First Sergeant Maximo Yabes
|Born||January 29, 1932|
|Died||February 26, 1967 (aged 35)|
near Phu Hoa Dong, Republic of Vietnam
|Place of burial||Fort Logan National Cemetery,|
|Allegiance||United States of America|
|Service/||United States Army|
|Years of service||1950-1967|
|Unit||Company A, 4th Battalion, 9th Infantry, 25th Infantry Division|
|Battles/wars||Vietnam War †|
|Awards||Medal of Honor|
First Sergeant Maximo Yabes (January 29, 1932 – February 26, 1967) born in Lodi, California, was a United States Army soldier who posthumously received the Medal of Honor — the United States' highest military decoration — for his actions near Phu Hoa Dong in South Vietnam during the Vietnam War. Yabes distinguished himself when he used his body as a shield to protect others in a bunker, moved two wounded men to a safer position where they could be given medical treatment and destroyed an enemy machine gun position before being mortally wounded.
Yabes was born in Lodi, California, and at a young age moved with his family to Oakridge, Oregon where he received his primary and secondary education. In 1950, he dropped out of Oakridge High School and joined the United States Army.
By 1967, Yabes was a First Sergeant with a total of 17 years in the Army. He was assigned to Company A, 4th Battalion, 9th Infantry, of the 25th Infantry Division in South Vietnam. The division had been stationed at Củ Chi Base Camp, northwest of Saigon since January 1966.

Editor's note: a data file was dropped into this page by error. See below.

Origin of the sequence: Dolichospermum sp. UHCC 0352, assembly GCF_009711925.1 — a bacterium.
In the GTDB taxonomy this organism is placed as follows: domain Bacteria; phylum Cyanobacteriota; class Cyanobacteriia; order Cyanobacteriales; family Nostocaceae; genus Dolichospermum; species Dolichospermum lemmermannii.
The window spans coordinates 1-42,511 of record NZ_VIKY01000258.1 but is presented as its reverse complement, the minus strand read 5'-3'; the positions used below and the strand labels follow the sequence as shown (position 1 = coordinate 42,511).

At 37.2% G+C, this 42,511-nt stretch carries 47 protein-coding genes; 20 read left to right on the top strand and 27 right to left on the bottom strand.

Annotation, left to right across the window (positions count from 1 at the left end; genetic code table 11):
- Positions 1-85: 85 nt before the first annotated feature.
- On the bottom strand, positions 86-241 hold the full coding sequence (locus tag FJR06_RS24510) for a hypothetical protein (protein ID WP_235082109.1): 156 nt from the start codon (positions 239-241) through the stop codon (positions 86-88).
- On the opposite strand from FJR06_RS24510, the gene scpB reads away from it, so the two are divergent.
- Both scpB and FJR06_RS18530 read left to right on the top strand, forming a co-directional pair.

Yabes' company — Alpha Company — was assigned to protect a squad of Army engineers whose assignment was to bulldoze a swath between the village and a plantation. The objective of this assignment was to deny the enemy ambushers and snipers the protective cover of the lush jungles.
On February 26, 1967, waves of Vietcong, attacked Company A's position, blowing whistles and laying down deadly automatic weapons fire. The Vietcong, who penetrated the barbed wire perimeter, hurled grenades towards the command bunker. Yabes ran inside the bunker and covered its occupants with his body, all the while receiving wounds from numerous grenade fragments. Yabes then moved to another bunker and with a grenade launcher fired upon the enemy, halting a further penetration of the perimeter. Yabes then assisted two fallen comrades before he noticed an enemy machinegun within the perimeter which threatened the whole position. Yabes then proceeded to attack the enemy machine gun crew. He was able to kill the entire crew before falling mortally wounded. 24 American soldiers and over 113 Vietcong were killed in the attack.